Majerle's Sports Grill, 24 North Second Street, Phoenix, 253-9004. Hours: 11 a.m. to 1 a.m., seven days a week.
It's kickoff time.
Yes, the football season starts soon. At my house, that also means it's kick-out time.
Surrounded by sneering, football-hating females who seem a lot more ferocious than the Cardinal front four, I'm forced to flee whenever I want to watch a game in peace.
Despite every effort to teach them the nuances of the game (a field goal leaves us behind, but we're still covering the point spread"), the members of my family remain convinced that football fans are, as my wife gently puts it, "irredeemable morons."
So I've been scoping out sports bars at which to do my viewing. The goal: to find a comfortable place where I can not only beat the spread, but eat it, too. My first impulse: Head to Majerle's, the city's highest-profile sports grill.
Not since I stared back at a still-moving meal during my Peace Corps days have I encountered more unappealing fare than I faced at Majerle's. There's a word for this sort of wretched stuff, and it ain't "Shazam!"
A shrine to the popular Suns player, the sports bar exhibits so much Dan Majerle memorabilia that future archaeologists may wonder if he was the object of religious worship. A sales counter thoughtfully placed in the dining room will help you turn your abode into a Temple of the Sun, too. A photo behind our booth captured Dan closely guarding Michael Jordan. The shot shows Jordan sticking out his tongue in a classic "blah" pose. Maybe he just ate here.
The menu is composed of items that wouldn't have seemed out of date when James Naismith first nailed a peach basket to a tree. In fact, some of the appetizers may have been personally acquainted with him.
Pizza skins featured stale, fried-potato skins glopped with a bucket of cheese. It's true they weren't moving, but after a couple of bites, we determined that wasn't necessarily a plus.
Gorilla wings, at $5.50 per serving, promised "jumbo" critters, "spicy hot." They're not jumbo, and they're not hot. They may, however, have come from an actual gorilla.
Main courses feature salads, burgers and sandwiches, nothing fancy. And nothing edible.
South "Westphal" fajita salad might be more aptly named after Mr. Ed. After all, it came in a trough-size bowl, stacked with enough shredded, processed, yellow-and-white cheese to fill Shaquille O'Neal's sneakers. A couple of lettuce leaves, a smidgen of avocado, some leaden chicken strips and a zillion tortilla chips rounded out this unappetizing mess. The promised helping of "grilled fajita vegetables" never showed up, perhaps out of embarrassment.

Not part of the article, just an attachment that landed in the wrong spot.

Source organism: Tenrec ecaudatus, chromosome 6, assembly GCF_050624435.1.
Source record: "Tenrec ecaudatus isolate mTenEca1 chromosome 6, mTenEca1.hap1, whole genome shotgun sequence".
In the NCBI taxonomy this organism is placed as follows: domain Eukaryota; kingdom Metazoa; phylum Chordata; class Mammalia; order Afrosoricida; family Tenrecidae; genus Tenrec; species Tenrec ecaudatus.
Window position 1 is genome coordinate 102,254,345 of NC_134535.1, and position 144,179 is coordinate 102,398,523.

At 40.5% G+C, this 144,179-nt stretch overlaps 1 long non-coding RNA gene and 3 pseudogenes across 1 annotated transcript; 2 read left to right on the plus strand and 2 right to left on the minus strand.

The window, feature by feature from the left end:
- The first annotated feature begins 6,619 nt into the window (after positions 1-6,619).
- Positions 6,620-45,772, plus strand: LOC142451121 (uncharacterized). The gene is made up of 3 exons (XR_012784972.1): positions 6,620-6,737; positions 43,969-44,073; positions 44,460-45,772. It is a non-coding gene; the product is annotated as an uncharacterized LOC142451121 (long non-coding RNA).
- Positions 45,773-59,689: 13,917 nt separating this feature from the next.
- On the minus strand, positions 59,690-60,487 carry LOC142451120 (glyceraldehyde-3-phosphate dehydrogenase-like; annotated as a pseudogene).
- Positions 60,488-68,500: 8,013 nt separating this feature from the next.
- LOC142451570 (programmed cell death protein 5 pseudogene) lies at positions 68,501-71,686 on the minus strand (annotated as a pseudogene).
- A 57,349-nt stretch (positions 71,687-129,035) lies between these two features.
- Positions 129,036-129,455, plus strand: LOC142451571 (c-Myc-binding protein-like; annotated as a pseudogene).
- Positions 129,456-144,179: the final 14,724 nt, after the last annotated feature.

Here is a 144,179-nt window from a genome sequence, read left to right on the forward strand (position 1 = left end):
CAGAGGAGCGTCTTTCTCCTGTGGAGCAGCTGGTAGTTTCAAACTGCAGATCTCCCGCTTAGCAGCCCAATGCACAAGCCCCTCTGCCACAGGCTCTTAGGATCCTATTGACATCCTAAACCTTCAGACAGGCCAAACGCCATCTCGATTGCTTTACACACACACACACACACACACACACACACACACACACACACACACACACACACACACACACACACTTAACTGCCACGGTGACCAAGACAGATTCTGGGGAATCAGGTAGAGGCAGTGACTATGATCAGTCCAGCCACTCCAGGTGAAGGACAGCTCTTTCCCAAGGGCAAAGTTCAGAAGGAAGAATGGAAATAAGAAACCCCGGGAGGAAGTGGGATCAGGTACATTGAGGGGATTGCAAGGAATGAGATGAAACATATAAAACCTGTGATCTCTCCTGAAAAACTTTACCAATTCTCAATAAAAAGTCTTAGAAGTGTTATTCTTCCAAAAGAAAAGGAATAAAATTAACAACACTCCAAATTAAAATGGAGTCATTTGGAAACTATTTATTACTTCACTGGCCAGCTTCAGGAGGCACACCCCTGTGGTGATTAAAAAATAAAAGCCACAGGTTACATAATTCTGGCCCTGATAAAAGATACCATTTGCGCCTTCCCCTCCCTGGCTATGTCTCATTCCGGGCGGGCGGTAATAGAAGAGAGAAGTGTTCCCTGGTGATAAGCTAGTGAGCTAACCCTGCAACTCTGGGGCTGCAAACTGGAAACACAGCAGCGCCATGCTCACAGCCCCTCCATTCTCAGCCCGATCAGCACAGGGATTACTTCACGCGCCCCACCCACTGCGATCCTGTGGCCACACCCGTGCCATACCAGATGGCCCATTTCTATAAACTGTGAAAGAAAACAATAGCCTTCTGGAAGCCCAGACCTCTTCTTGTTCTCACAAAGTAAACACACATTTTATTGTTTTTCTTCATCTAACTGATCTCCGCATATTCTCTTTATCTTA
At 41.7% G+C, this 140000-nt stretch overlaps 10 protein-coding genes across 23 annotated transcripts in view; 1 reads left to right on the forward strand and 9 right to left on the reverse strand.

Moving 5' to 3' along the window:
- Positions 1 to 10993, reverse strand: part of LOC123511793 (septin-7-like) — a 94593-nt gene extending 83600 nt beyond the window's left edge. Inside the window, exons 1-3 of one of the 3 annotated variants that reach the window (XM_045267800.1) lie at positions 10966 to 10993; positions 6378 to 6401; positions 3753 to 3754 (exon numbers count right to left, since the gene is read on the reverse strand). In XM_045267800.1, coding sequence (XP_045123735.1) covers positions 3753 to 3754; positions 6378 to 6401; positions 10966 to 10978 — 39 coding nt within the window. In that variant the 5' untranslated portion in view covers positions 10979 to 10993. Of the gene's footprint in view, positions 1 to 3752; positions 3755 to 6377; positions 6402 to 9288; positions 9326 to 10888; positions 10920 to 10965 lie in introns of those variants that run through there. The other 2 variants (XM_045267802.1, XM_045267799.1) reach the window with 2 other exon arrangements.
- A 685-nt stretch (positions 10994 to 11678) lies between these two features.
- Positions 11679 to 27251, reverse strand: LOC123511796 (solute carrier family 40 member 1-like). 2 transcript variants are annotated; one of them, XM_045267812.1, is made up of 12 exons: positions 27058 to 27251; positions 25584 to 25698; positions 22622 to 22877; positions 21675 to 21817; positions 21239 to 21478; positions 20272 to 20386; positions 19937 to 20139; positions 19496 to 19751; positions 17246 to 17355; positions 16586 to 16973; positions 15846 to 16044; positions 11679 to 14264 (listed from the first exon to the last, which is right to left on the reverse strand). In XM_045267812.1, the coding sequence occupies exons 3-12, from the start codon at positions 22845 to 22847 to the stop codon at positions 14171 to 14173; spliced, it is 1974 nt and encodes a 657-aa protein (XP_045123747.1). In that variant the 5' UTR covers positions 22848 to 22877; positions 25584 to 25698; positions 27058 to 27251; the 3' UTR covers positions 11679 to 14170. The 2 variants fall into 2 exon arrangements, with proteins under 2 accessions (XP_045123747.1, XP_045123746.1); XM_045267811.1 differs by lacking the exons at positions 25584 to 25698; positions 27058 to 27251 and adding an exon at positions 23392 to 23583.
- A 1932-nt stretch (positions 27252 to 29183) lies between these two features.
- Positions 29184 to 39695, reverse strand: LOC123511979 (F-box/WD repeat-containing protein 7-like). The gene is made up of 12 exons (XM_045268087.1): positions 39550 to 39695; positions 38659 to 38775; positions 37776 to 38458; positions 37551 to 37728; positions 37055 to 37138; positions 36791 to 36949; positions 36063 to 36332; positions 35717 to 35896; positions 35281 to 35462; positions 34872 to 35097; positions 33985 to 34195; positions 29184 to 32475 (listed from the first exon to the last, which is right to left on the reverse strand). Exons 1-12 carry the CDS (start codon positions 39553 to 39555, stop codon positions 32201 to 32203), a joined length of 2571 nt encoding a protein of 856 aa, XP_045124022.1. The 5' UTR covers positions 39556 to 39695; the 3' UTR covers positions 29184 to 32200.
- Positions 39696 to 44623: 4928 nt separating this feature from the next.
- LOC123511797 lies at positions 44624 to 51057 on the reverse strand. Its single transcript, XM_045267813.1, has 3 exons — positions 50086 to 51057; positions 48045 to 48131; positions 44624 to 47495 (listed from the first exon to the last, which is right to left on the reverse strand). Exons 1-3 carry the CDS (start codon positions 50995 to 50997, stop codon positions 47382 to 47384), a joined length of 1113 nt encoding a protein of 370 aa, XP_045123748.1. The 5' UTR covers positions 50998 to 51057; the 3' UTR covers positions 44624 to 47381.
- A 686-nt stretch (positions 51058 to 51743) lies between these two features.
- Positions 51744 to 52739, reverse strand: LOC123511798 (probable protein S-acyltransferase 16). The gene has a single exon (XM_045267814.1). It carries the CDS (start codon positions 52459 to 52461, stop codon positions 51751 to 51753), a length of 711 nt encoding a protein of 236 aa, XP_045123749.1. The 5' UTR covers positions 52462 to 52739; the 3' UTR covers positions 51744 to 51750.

The chewy, blackened, Cajun chicken sandwich never should have gotten off the bench. The only thing blackened was the cook's reputation.
Perhaps the Danny Ainge burger--with cheddar, jack and mozzarella cheeses--was the worst misstep. These days, mindful of the E. coli scare, I ask for my burgers cooked medium. This burger, though, came disturbingly rare. When, in addition to crummy food, you throw in service that can be measured with a sundial--where's the 24-second clock when you need it?--overpoweringly loud music that drowns out the televised sports action, and only one decent beer on tap (a $3 Anchor Steam), you'd think the place would be deserted.
But it's packed, even on Sunless summer nights. Perhaps it's the television monitors, thoughtfully installed in the men's room. Maybe it's Dan Majerle, whose name could probably sell earmuffs to Arizonans in August.
Catch a football game here? I'd rather stay home and watch reruns of the Benny Hinn crusade. Praise the Lord, and pass the chips.
Dan Ryan's Sports Grill, 2121 East Highland, Phoenix, 957-3131. Hours: Monday through Saturday, 11 a.m. to 1 a.m.; Sunday, 11 a.m. to 10 p.m.
Dan Ryan's, named after a corrupt Chicago mayor (pardon the redundancy), has a distinctly upscale tilt. Don't look for guys with baseball caps or babes with shoulder tattoos tossing back Bud Light at the bar, tapping their feet to country tunes. The white-collar patrons are more likely to be drinking pints of Moosehead or Double Diamond on tap, singing along to piped-in Fleetwood Mac.
The place, in fact, has a real, 70s, fern-bar feel, without the ferns--lots of wood and brass. Replacing the hanging plants are hanging, satellite-fed televisions, enough so that fans never have to swivel their heads.
The offerings are more ambitious than the usual sports-bar grub. (There's even a kids' menu.) And, to my surprise, the fare was actually good enough to make this a worthwhile dining stop, even for folks who prefer spending their Sundays watching Meet the Press.